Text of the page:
The day you mail your wedding invitations will be both exciting and anxious. The moment you send those invitations out into the world you’ll know that you only have between six to eight more weeks to wait before exchanging vows. You’ll also start feeling the pressure of all your planning and last minute details pushing down on you like never before. It’s inevitable to feel that way but it’s worth the stress for that wonderful day.
Before you can reach that moment, however, there are some important things you need to keep in mind about mailing invitations.
As mentioned above, you should mail your invitations about six to eight weeks before the actual wedding. This provides guests with enough time to return their response cards and for you to make the final arrangements based on the number of people who will actually be attending.
While almost two months is usually plenty of time for guests to make the necessary arrangements, there are some times when you may need to send out Save the Date cards. Save the Date cards are basically little notes which let people know about your wedding early so they can start planning ahead. These are necessary if your wedding is going to take place during the summer, over a holiday period, or is going to be held out of town. You should mail Save the Date cards at least four months before the wedding day.
While you might be tempted to just place your invitations in the closest mailbox since you’re busy with all of the wedding preparations, you should definitely NOT do this. For one, you need to know exactly how much postage those invitations are going to need. To find out, bring one of your finished invitations to the post office and ask an employee to weigh it for you. That way you’ll be sure to have sufficient postage.
Speaking of postage, another reason to visit the post office is to purchase special stamps. Every year, the post office issues one Love Stamp that is usually released around February – in time for Valentine’s Day. These stamps add a nice touch to your invitations. Of course, if they don’t match well, you can look at the other stamps the post office has available. There’s a lot more to choose from than what you can find in those automatic machines.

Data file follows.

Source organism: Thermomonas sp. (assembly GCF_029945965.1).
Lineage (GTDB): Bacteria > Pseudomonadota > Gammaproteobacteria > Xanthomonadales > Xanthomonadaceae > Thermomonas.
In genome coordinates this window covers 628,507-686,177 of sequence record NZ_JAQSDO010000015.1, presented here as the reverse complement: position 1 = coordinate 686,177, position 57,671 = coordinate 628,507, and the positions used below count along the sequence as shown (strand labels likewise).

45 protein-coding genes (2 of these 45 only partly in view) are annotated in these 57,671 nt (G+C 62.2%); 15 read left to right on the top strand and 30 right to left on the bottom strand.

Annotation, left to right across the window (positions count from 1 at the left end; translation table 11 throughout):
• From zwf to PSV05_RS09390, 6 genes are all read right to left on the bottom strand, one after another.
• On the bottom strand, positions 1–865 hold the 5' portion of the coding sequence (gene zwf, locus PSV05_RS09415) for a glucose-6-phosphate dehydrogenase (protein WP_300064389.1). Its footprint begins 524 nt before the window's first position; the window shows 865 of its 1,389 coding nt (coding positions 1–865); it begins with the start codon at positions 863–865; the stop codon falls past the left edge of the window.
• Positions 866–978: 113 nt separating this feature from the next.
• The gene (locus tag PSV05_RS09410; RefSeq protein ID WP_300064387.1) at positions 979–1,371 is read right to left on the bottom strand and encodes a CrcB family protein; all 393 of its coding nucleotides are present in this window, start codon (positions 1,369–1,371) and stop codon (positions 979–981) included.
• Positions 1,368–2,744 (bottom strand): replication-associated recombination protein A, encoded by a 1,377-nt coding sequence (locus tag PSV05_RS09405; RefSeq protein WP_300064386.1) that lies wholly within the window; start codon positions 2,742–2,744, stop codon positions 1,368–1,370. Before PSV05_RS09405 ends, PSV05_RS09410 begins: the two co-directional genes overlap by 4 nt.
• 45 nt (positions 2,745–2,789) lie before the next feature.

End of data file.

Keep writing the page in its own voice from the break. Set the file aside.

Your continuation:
A third reason to visit the post office in order to mail your invitations is to request that they hand cancel them. Normally, all of the mail is canceled by going through a machine. Sometimes invitations – which are larger and bulkier than ordinary envelopes – can get damaged or stuck in the equipment. Plus, those automatic markings can mark the elegant look of your invitation and you don’t want that.
Finally, you might want to think about having your invitations hand-canceled in a romantic-sounding city, such as Loveland, Colorado. No, you won’t have to move there. You simply contact that city’s postmaster and ask if they could hand cancel your invitations. If they agree, send all of them in a bulk package to the postmaster. It’s a cute touch that adds something extra to your invitations.
Of course, before you can mail those invitations, you have to assemble them. Depending on how busy you are, this can take one to two weeks.
When assembled, the front of the invitation should be facing forward so as soon as the envelope is opened the recipient will see it. The reception card and other enclosures, except for the response card, sit on top of the invitation. Tuck the response card under the flap of its return envelope then slide everything into the inner envelope. Now slide the inner envelope into the outer envelope so that the recipient’s name will be facing them when they open it.
To seal the envelopes, use either a damp sponge or an envelope moisturizer (available in most office supply stores).